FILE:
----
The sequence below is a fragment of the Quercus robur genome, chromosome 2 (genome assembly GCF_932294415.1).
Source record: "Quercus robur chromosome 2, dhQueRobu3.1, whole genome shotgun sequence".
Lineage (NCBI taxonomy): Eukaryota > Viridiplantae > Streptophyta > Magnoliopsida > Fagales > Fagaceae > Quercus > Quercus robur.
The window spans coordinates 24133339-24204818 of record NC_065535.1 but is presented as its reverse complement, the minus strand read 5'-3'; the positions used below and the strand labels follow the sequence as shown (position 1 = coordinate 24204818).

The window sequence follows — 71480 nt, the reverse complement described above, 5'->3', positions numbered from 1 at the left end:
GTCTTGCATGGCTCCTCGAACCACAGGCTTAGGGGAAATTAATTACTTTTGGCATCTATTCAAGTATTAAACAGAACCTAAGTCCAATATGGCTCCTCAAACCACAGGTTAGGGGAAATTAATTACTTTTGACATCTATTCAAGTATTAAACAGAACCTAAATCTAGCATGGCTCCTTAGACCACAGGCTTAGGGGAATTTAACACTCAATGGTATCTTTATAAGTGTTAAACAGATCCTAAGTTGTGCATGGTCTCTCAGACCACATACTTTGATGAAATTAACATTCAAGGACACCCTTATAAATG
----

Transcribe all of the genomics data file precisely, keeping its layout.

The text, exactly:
The sequence below is a fragment of the Quercus robur genome, chromosome 2 (genome assembly GCF_932294415.1).
Source record: "Quercus robur chromosome 2, dhQueRobu3.1, whole genome shotgun sequence".
Lineage (NCBI taxonomy): Eukaryota > Viridiplantae > Streptophyta > Magnoliopsida > Fagales > Fagaceae > Quercus > Quercus robur.
The window spans coordinates 24133339-24204818 of record NC_065535.1 but is presented as its reverse complement, the minus strand read 5'-3'; the positions used below and the strand labels follow the sequence as shown (position 1 = coordinate 24204818).

The window sequence follows — 71480 nt, the reverse complement described above, 5'->3', positions numbered from 1 at the left end:
GTCTTGCATGGCTCCTCGAACCACAGGCTTAGGGGAAATTAATTACTTTTGGCATCTATTCAAGTATTAAACAGAACCTAAGTCCAATATGGCTCCTCAAACCACAGGTTAGGGGAAATTAATTACTTTTGACATCTATTCAAGTATTAAACAGAACCTAAATCTAGCATGGCTCCTTAGACCACAGGCTTAGGGGAATTTAACACTCAATGGTATCTTTATAAGTGTTAAACAGATCCTAAGTTGTGCATGGTCTCTCAGACCACATACTTTGATGAAATTAACATTCAAGGACACCCTTATAAATG